On Thursday, faculty representing multiple schools at the University of Virginia participated in a live webinar on the coronavirus pandemic and its economic implications. Professors David Leblang, Robert Bruner, and David Smith, who previously teamed up to teach a class on the 2008 Great Recession, joined Miller Center Director and CEO Bill Antholis for a virtual discussion on the current health and financial crisis.
Bruner, who is Dean Emeritus of UVA’s Darden School of Business as well as a Distinguished Professor of Business Administration, began his remarks by describing his outlook on the future.
“In the long run, I’m an optimist, and in the short run, I think we have some serious, bad news yet to come, and the dominant question for everyone should be, ‘What’s the dividing line between the short run and the long run?'” Bruner said. “I should emphasize that I don’t have a crystal ball, and no one I know has one either.”
Smith, a professor of finance and associate dean at the McIntire School of Commerce, commented on the recent fiscal collapse in the United States. He explained that Americans have frozen the economy in place through self-isolation and related public safety measures.
“We’re essentially globally shutting down substantial parts of our economy,” Smith said. “It’s going to have big consequences. I am also heartened and optimistic that we will get through it, and that the efforts by the Federal Reserve thus far to provide as much liquidity into the market — not just to banks but to other lending institutions and even to the non-financial sector through both small businesses and to large businesses — all of that effort that I’ve never seen in my lifetime is really impressive.”
In addition to teaching, Leblang directs the Global Policy Center at the Batten School and conducts economic and political research at the Miller Center. He echoed Smith’s praise for the Federal Reserve, highlighting the leadership of Chairman Jerome Powell.
“What’s been astonishing to me is how effective — maybe I shouldn’t say astonish — pleasing to me in an astonishing way is how rapidly and how effectively the Fed has sprung into action after Powell has just been battered and beaten by the Trump administration for months, and how the Congress is not moving as quickly as one would like,” Leblang said. “But they’ve been able to hammer some things out.”
On the topic of Congressional response, panelists discussed extreme fiscal stimulus policies intended to help Americans through the pandemic, including controversial, no-strings-attached cash handouts nicknamed “helicopter money.” On Wednesday, the United States Senate unanimously passed a $2 trillion economic rescue plan that included unprecedented, direct payments of up to $1,200 each to millions of citizens. The bill, likely to be approved by the House of Representatives on Friday, includes expanded unemployment aid, loans and grants to American businesses, and money for states, hospitals, and education.
Bruner remarked on Congress’s historically-unparalleled attempt to prevent economic recession, raising broader moral questions.
“This is the first time in U.S. history — mark this day — this is the first time in U.S. history that we’ve seen such a policy implemented,” Bruner said. “It is often said that extreme circumstances warrant extreme remedies. We’ll see. This policy adoption today will be richly debated for years to come, I predict…It begs the question of, ‘How much are we willing to pay to save a life? Or to save many lives?’ For indeed we are paying, as a nation, in lost output and in the economic welfare of the entire nation by our policy of ‘shelter in place.’ The enlarged sense is that the specific answer is imponderable. I can’t answer it. It must arise from the will of the populace communicated through state and national legislatures in the policies that they adopt.”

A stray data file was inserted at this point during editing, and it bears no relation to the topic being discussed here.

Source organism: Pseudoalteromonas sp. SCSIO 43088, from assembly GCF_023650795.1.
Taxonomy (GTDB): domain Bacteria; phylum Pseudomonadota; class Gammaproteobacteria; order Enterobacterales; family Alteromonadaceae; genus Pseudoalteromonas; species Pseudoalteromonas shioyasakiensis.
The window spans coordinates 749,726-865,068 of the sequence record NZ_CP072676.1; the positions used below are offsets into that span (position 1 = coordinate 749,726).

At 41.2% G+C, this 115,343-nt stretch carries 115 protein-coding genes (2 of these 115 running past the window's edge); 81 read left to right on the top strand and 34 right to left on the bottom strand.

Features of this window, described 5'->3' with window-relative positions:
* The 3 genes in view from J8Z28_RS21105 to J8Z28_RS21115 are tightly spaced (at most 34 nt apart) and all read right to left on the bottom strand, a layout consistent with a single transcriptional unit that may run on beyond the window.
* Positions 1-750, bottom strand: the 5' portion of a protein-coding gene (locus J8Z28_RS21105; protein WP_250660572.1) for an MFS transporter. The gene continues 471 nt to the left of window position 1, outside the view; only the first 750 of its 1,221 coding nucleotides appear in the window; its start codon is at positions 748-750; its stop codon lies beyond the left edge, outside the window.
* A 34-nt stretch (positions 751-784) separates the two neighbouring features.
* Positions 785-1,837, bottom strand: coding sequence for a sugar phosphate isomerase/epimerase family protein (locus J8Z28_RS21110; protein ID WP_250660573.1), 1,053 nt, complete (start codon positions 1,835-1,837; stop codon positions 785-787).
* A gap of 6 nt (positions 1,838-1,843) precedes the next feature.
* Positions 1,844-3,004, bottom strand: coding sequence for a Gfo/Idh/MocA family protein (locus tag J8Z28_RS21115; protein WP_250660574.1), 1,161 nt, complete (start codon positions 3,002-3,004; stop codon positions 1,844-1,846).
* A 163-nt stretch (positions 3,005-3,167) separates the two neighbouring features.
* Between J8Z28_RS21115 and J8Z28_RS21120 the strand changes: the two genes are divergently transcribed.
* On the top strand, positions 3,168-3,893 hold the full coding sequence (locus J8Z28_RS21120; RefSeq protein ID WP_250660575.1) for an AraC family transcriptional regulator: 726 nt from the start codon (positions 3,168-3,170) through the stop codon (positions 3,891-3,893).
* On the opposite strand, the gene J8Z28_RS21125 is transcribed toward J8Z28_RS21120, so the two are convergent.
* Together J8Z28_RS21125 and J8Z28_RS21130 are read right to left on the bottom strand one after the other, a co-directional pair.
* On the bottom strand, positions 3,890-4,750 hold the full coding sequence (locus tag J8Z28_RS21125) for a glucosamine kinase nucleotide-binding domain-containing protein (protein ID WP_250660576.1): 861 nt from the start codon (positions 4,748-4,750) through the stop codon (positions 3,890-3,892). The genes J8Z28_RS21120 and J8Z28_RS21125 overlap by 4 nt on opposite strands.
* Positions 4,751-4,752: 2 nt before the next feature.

Despite recent Congressional measures, Smith explained his reservations about allowing the government to drive all recovery efforts.
“I don’t think we need to wait for the federal government to step in and start directing industries to do certain things,” Smith said. “Other things being equal, you would love to have folks putting in equity that doesn’t have to be paid back right away, but the implication of that would be for the Federal Reserve — if they are injecting money as equity — they would end up owning a lot of these companies…These are the times where I think it’s useful to use debt, but the ultimate point is, how much of this [money] is actually going to get to small businesses? Larger companies, by their very nature, have more borrowing capacity, they have more cash on their books. I think this [crisis] is something that’s going to be more painful for the small-business owner than for the larger-business owners.”
Going forward, Leblang urged viewers not to forget marginalized populations across the world or their unique challenges.
“I’m looking at developing countries and I’m looking at displaced peoples,” he said. “When COVID-19 hits and takes hold in refugee camps, in and among displaced people in Europe, in and around Venezuela, in Africa, I think we’re going to see devastation that we can’t even imagine. I think that’s where we’re going to have to think about the production of medical supplies — respirators, masks, medicine — in a way that we’re not even contemplating to serve our local populations at this moment.”
To conclude the panel, Antholis highlighted the Miller Center’s efforts to move their regularly-scheduled events online, and encouraged interested viewers to keep an eye on the Center’s website for more information.
“We really appreciate everyone’s participation and the ongoing support of our viewers,” Antholis said. “Especially in this challenging time.”
To watch the full panel, titled “The pandemic and the developing economic crisis,” click here.